Curator/Associate Professor, Integrative Biology
His research: "My research interests are all over the place, but temporally I tend to focus on the Paleozoic, and especially the Ordovician Period. Most phyla make a relatively rapid appearance in the fossil record in the Cambrian, but it's in the mid-Ordovician when you see a big increase in diversity. During this period, the types of marine ecosystems that generally characterize much of the rest of the Paleozoic are established. But then, the Ordovician ends with the first major mass extinction. So the Ordovician is a very useful period to focus on because I'm interested in how you add diversity to ecosystems and what happens to the structure and function of those ecosystems when you take it away.
"In a recent paper in Nature, paleontologists and ecologists argue that the current anthropogenically driven mass extinction may be pushing global ecosystems towards a state shift. The late Ordovician mass extinction is interesting because it's a case where you remove huge numbers of species and genera Ã¢â‚¬â€ even families Ã¢â‚¬â€ and it doesn't make much difference in terms of the marine ecosystems. Silurian marine ecosystems look very much like those of the Ordovician! This would appear to be a really big mass extinction that actually does not result in a state shift. I find it quite interesting to compare that event with something like the Permo-Triassic extinction or what we may be heading into now."
Questions: "We can look at extinction events in terms of sheer numbers of groups that go extinct, but it's only a single dimension of diversity loss. What's interesting to me is to ask which particular things go extinct and which ones don't? How are those extinctions distributed, not just phylogenetically but ecologically? What are the determinants of extinction risk for a particular event? How do those change through time and how does that then propagate forward to determine the structure of future ecosystems?"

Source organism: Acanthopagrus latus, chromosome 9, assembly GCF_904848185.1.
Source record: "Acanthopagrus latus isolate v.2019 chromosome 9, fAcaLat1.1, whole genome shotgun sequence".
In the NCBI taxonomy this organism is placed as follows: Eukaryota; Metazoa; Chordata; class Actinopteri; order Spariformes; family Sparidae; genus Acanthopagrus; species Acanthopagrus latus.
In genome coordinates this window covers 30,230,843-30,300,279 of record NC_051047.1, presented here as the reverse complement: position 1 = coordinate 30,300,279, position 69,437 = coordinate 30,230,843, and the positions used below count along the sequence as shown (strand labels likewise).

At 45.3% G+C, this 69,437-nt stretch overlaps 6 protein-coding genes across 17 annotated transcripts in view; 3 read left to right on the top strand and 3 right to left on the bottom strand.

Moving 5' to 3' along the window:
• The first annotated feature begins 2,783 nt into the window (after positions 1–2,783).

What he loves about research: "I really get excited about seeing fossils in the context of the rocks in the field. A drawer of museum specimens can be very interesting, but seeing those fossils in the context of the sedimentary rocks recording the environment in which they lived is a much richer experience. There's no substitute for really getting out and grappling with the taphonomic aspects - thinking about how this information is being filtered through the record, and also what the rocks are telling us about what really happened here. So field work is great both intellectually and, I won't lie, it's fun to be able to travel!
"And of course there's a real thrill when you actually figure something out - when it clicks. It's what keeps you coming back."
- Zimmt, J.B., Holland, S.M., Finnegan, S., and Marshall, C.R, 2021, Recognizing pulses of extinction from clusters of last occurrences: Palaeontology, v. 64, p. 1-20, https://doi.org/10.1111/pala.12505. Read it
- Marshall, C.R., S. Finnegan, E.C. Clites, P.A. Holroyd, N. Bonuso, C. Cortez, E. Davis, G.P. Dietl, P.S. Druckenmiller, R.C. Eng, C. Garcia, K. Estes-Smargiassi, A. Hendy, K.A. Hollis, H. Little, E.A. Nesbitt, P. Roopnarine, L. Skibinski, J. Vendetti, & L.D. White. 2018. Quantifying the dark data in museum fossil collections as palaeontology undergoes a second digital revolution. Biology Letters, 14: 20180431 (4 pages). Read it
- Klompmaker, A.A., and S. Finnegan. 2018. Extreme rarity of competitive exclusion in modern and fossil marine benthic ecosystems. Geology, 46: 723–726. Read it
- Kahanamoku, S.S., P.M. Hull, D.R. Lindberg, A.Y. Hsiang, E.C. Clites and S. Finnegan. 2018. Twelve thousand recent patellogastropods from a northeastern Pacific latitudinal gradient. Scientific Data, 5:170197. Read it